Tuesday, 3 July 2012

Africa varsities asked to reform programmes

The Director of Research and Programmes at the Association of African Universities, John Ssebuwufu, has advised managements of tertiary institutions in Africa to reform and tailor their educational programmes to meet the projective sector of the economy.

Mr. John Ssebuwufu

“School authorities need to shift from the colonial programmes and repackage their courses to train graduates with critical thinking and analysis as well as problem solving to help develop interventions to solve the continents many developmental challenges”, he said.

Ssebuwufu gave the advice at the sideline of a two-day forum in Accra to deliberate on a synergy between tertiary institutions and productive industries.

The event was organized by the Association of African Universities (AAU) and the Association of University and Colleges of Canada (AUCC).

It was held under the theme “Strengthening Linkages between, Industry and the Productive Sector and Higher Education Institutions in Africa.”

“Africa is endowed with natural resources and we need to train graduates to be entrepreneurs to help optimize these resources with creative talent and facilitate rapid development in the continent,” Ssebuwufu said.

Synergies between higher education institutions and industries, according to him, could play a critical role in securing and leveraging additional resources for higher education, promoting innovation and technology transfer, and ensuring that graduates had the skills and knowledge required to effectively contribute to the workforce.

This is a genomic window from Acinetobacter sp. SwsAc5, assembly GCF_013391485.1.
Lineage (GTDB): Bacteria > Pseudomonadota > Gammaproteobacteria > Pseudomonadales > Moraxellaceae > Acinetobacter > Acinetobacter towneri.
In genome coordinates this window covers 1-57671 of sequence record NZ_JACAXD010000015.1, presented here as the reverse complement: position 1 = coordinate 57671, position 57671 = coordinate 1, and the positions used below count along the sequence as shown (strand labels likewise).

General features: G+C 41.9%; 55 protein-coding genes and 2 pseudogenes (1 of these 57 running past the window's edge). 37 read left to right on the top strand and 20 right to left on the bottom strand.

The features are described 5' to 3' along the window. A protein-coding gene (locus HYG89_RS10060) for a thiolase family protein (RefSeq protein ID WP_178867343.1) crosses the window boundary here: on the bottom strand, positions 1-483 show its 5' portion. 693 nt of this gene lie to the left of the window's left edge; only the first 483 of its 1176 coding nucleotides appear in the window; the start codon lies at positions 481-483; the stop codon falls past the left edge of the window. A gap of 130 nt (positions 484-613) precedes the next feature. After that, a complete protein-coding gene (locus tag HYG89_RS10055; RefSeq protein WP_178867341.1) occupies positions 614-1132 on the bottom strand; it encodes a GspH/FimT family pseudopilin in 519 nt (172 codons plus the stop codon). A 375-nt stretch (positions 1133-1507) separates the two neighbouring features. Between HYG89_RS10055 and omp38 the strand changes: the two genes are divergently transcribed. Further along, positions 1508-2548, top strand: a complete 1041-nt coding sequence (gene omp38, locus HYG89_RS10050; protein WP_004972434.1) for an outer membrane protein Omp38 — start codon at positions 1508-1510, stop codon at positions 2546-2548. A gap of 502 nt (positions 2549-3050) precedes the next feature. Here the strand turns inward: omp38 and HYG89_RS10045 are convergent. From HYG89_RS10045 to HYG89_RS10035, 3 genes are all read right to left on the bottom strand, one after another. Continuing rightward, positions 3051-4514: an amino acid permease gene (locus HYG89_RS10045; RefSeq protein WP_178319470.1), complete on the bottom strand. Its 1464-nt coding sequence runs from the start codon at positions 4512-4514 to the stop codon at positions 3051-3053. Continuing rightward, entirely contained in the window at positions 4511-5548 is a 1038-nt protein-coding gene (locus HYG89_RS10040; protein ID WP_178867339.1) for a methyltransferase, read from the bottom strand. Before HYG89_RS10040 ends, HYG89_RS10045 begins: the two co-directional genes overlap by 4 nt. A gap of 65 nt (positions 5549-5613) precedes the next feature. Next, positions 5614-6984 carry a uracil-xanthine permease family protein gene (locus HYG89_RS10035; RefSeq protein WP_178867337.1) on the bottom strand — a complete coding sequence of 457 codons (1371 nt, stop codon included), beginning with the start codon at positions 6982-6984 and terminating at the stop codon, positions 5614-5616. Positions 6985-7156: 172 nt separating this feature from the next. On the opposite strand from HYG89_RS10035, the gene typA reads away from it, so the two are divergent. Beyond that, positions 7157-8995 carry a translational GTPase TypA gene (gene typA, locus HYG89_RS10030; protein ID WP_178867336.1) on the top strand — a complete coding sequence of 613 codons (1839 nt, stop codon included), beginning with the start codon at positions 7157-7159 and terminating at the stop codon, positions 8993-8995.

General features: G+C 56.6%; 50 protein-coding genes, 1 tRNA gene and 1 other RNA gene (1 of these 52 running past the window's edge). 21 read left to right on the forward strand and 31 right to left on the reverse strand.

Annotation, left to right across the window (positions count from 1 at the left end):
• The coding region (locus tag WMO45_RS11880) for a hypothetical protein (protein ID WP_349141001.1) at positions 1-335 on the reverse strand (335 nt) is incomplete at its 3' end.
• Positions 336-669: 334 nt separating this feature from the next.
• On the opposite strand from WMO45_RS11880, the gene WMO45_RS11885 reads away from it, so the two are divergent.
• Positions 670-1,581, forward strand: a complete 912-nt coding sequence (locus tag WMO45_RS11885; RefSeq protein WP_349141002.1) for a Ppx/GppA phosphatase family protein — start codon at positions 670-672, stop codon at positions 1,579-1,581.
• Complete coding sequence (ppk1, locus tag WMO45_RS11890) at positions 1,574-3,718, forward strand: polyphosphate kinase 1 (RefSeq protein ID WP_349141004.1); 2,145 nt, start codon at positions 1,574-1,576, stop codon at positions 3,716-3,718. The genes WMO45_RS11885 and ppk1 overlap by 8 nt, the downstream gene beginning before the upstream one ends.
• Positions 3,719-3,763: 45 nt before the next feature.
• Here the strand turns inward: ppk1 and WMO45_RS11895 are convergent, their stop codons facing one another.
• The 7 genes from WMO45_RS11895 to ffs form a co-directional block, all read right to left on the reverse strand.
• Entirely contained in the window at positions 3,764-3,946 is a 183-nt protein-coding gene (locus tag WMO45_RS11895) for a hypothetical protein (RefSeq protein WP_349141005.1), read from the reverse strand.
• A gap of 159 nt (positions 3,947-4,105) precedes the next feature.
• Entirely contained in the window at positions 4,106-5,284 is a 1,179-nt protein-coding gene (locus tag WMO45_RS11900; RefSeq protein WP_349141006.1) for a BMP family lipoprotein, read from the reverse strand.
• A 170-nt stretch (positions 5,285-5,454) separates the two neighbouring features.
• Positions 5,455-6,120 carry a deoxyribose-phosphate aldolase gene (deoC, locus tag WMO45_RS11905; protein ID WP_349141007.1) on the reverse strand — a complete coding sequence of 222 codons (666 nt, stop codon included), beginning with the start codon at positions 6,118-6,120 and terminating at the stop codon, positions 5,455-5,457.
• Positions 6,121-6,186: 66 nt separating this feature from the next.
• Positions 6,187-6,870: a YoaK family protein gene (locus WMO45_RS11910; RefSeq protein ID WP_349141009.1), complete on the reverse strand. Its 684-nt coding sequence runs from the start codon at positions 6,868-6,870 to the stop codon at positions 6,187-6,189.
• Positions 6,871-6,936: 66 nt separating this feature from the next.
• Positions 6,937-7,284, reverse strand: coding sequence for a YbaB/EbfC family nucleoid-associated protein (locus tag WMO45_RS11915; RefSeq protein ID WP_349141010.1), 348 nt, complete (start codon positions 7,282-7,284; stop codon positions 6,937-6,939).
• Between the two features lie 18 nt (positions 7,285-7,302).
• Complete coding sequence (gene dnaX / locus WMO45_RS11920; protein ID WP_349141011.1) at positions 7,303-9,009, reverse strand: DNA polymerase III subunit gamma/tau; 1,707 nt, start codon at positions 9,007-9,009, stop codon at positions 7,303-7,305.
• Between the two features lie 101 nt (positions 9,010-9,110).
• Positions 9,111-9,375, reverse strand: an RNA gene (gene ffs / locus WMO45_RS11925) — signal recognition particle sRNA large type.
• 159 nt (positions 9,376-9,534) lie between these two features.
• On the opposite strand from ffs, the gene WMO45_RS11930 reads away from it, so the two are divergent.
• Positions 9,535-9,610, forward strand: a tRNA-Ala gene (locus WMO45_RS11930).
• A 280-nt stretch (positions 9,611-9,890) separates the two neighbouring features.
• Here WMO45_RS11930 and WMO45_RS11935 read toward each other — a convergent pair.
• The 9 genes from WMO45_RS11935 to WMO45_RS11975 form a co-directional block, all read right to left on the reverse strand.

He observed that there was a lack of data to provide a comprehensive and informed picture of what steps African higher education institutions have already taken and what is needed to provide a strengthened, more comprehensive platform for building partnerships with the productive sector.

Ssebuwufu added that a study conducted by the AAU and AUCC, revealed that about 133 institutions across Africa had taken initial steps to promote industry linkages through the establishment of dedicated offices and personnel, the promotion of industry linkages in strategic plans, consultancy services, and student attachments, among other actions.

“However, limited funds to support such linkages, lack of research infrastructure, including the absence of science parks and technology incubators, lack of qualified researchers and limited expertise in entrepreneurialism, and marketing, among other factors, represent significant challenges.”

Source The New Times

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